Quality is the first norm for art, but its final norm is love and truth, the enriching of human life, the deepening of our vision.


Frey, Marie-Luise - VM - Jérome Cottin

Marie-Luise Frey: Six Colours Project

Contemporary Paraments

by Jérôme Cottin

Marie-Luise Frey is an artist who makes liturgical weavings in one of the four Lutheran parament workshops in Germany. To celebrate the 120th anniversary of the workshop of the Elisabethenstift in Darmstadt, where she is active, she has created an original liturgical parament. Paraments are liturgical textile works that in the Catholic, Lutheran and Anglican traditions ornament the front of altars, pulpits, lecterns and chairs.

Marie-Luise Frey’s work for the church in the city centre of Darmstadt consisted of six installations made of wool and fabric strips of six different colours in line with the colours of the Christian calendar. They contained no representation, no Christian symbols, but were  rather made up of colours and materials wanting to comply with the Christian liturgy.

In various Christian traditions the liturgical seasons are visually identified by different colours.

-        Advent: purple

-        Christmas and Easter: white

-        Lent: purple

-        Pentecost and Trinity Sunday: red 

-        Ordinary Time (after Pentecost): green 

-        Good Friday and Holy Saturday: black

In the installation for Pentecost a multitude of red ribbons descend from the church keystone towards the altar. It is a visual equivalent of the descent of the Holy Spirit on the believers,   who had gathered in one place (Acts 2:1-13). The biblical text also translates this experience in visual form by telling us about tongues of fire that descended on each person (Acts 2:3).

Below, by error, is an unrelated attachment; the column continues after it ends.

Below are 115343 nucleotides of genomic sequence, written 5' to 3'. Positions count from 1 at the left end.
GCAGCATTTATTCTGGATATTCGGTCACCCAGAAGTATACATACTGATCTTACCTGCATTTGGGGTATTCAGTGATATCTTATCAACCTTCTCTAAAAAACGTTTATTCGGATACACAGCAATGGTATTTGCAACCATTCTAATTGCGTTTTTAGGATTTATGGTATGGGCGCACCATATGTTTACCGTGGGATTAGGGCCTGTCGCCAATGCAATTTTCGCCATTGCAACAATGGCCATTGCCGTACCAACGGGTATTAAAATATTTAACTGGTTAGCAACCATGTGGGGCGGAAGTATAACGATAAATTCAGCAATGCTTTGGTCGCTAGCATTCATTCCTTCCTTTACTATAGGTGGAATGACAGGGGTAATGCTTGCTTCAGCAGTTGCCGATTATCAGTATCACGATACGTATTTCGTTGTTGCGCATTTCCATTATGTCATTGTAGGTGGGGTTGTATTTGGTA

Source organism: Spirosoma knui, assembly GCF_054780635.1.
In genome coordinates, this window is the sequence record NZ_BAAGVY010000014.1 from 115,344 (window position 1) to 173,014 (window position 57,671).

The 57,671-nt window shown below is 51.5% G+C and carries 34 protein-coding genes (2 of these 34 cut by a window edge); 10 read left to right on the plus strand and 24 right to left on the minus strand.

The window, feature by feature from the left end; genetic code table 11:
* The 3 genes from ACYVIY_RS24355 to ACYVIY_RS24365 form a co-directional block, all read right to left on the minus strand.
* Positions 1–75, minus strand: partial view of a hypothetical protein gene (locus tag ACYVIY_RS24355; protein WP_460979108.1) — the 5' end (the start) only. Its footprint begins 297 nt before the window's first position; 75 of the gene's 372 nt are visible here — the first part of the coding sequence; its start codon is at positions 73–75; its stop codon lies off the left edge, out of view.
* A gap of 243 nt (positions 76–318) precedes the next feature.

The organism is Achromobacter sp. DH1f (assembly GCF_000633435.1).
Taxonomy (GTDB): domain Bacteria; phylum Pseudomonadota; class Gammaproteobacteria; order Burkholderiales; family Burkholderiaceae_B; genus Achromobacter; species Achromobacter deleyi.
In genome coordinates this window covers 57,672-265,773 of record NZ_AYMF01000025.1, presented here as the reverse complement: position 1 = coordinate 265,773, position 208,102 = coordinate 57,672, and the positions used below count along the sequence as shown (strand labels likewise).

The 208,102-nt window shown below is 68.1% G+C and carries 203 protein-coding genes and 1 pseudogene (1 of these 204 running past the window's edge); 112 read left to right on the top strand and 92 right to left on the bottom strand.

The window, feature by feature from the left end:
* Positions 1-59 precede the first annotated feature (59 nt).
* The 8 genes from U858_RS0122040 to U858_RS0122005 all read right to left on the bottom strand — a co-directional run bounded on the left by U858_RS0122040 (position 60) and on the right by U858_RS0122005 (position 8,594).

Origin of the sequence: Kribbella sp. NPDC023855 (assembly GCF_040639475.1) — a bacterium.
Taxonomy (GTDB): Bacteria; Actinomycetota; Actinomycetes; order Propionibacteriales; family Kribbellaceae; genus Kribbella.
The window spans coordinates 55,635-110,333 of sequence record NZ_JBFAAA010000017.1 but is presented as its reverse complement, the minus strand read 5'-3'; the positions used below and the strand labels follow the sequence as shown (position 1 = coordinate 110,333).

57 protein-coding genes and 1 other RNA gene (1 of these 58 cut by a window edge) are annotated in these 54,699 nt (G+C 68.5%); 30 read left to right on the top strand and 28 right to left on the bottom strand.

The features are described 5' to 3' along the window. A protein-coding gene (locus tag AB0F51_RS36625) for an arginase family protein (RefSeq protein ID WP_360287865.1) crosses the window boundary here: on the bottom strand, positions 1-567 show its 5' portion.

In the installation for Ordinary Time the artist has used strands of wool in five different greens, with which she has wrapped the altar (in the manner of Christo). Green is the colour of vegetation. This installation thus also is a hymn to nature and creation. The artist invites us to make a connection between the Lord’s Supper, which is made up of the fruits of nature (wheat and grapes), and the attention we give to nature, which is given to us by God not to exploit it, but to admire and protect it.

Outside the church tower is illuminated by lights in the colour of the liturgical season and the corresponding artistic creation. It is a way to invite those who pass by to come and see the installations and perhaps in this way discover some of the richness of the Christian liturgy.


Marie-Luise Frey: Six Colours Project6 liturgical installations, Darmstadt, City Church (Stadtkirche), 2012.

Marie-Luise Frey studied textile arts and design. Since 1989 she has worked in the textile workshop in the Elisabethenstift in Darmstadt, Germany, that makes textile works and installations for churches. See

Jérôme Cottin is Professor of Practical Theology at the Faculty for Protestant Theology at the University of Strasbourg, France. He has written numerous articles and several books about Christianity and art (see and is responsible for the website

ArtWay Visual Meditation July 26, 2015